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New York Times Paywall Reaches Massive Success

Digital Publishing News for November 6, 2013

Publishers were initially skeptical about The New York Times charging for online content. We now see that the paywall has worked beautifully. In the last three months, 28,000 new subscribers are paying for The New York Times’ online content. This brings the total to 727,000 subscribers.

Furthermore, this is bringing in more revenue than digital ads. Ryan Chittum writes, “Even bigger, the Times’s paywall revenue has soared past its digital ad revenue. Digital subscriptions brought in $37.7 million in the third quarter, while digital ads brought just $32.9 million. When you consider the print-boosting effects of the paywall, which I’d estimate very (very) roughly at several million dollars a quarter, the paywall looks even better.”

It’s clear that enough revenue can be generated through interested readers.

Digital Traffic Reaches New Heights for Newspapers

According to MediaPost, “71% of the country’s adult population” visited a newspaper website or used a newspaper mobile app during the month of September. This was a record and an increase of 11% since June.

Erik Sass writes, “September was the busiest month ever for newspapers in terms of digital traffic, with 141 million U.S. adults visiting a newspaper Web site or using a newspaper mobile app.”

We’ll keep an eye out for even more growth in the coming months and report any of the findings.

Consumers are telling us loud and clear what they want—are you listening? How much would you pay for that information? Download a copy of our 2018 Mequoda Magazine Consumer Study for FREE instead, to find out how you can improve your digital magazine rapport with subscribers.

Trade Publications are Getting Revamped

While traveling some of the roads paved by other successful publishers, trade publications are starting to host events and offer sponsorships. These are being an air of freshness to an area of publishing that can lack in excitement.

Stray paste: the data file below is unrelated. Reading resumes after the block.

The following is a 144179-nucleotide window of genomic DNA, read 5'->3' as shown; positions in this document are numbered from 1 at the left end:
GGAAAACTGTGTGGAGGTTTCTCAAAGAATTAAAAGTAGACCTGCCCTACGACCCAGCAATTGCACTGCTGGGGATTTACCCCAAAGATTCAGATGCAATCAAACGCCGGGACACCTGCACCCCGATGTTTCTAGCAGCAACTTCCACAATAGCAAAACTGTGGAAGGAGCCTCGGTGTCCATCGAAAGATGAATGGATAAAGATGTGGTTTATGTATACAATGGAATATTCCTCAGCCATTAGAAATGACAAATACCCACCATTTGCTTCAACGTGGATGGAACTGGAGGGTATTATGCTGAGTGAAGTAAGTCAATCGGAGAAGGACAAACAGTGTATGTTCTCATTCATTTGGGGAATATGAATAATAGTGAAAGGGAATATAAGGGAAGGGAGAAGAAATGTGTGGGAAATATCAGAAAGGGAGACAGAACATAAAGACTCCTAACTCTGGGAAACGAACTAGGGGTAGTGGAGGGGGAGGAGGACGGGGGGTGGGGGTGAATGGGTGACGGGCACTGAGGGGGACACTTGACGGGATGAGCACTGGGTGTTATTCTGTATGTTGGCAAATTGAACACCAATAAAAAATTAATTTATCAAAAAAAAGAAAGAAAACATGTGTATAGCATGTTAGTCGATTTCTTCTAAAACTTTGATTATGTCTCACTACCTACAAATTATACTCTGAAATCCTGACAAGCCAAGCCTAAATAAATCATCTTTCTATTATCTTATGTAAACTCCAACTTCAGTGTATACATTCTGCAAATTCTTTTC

Josh Sternberg writes, “Bisnow Media, for example, publishes 31 online newsletters in 24 U.S. markets aimed at local real estate. It has also experimented with hosting events – a scheme that has proven lucrative for some mainstream publishers. It put on 250 events in 2012 alone, selling more than 60,000 tickets. At $70 a ticket, that’s about $4.2 million in revenue, comprising 40 percent of Bisnow’s business.”

Bisnow is also publishing more short-form content, filled with photos.

Do You Know Which Audience Consumes Tablet Content the Most?

If you guessed the gaming community, you are correct!

Want to know what else is pretty interesting? For the first time in history, tablets will be used by the majority of the US Internet population.

According to eMarketer, “US tablet gamers will be the largest tablet content audience included in our forecast. Three-quarters of tablet users will play games regularly on such a device. eMarketer estimates that between 2013 and 2017, the number of tablet gamers will rise from 96.1 million to 143.0 million. Percentage gains will come in at 49.2% this year and will remain in the double-digits through 2015.”

Business Insider Hires New Editor

Aaron Gell, formerly of New York Observer, was hired by Business Insider to help take over long-form content. Henry Blodget, the founder and CEO of Business Insider, was quoted on FishbowlNY saying, “He is a highly experienced editor with great ideas, and the writers he has worked with rave about him,” said Blodget. “Aaron’s mission will be to help us produce in-depth features that our readers love, and we can’t wait for him to start.”

We wish Gell all the best in his new position.

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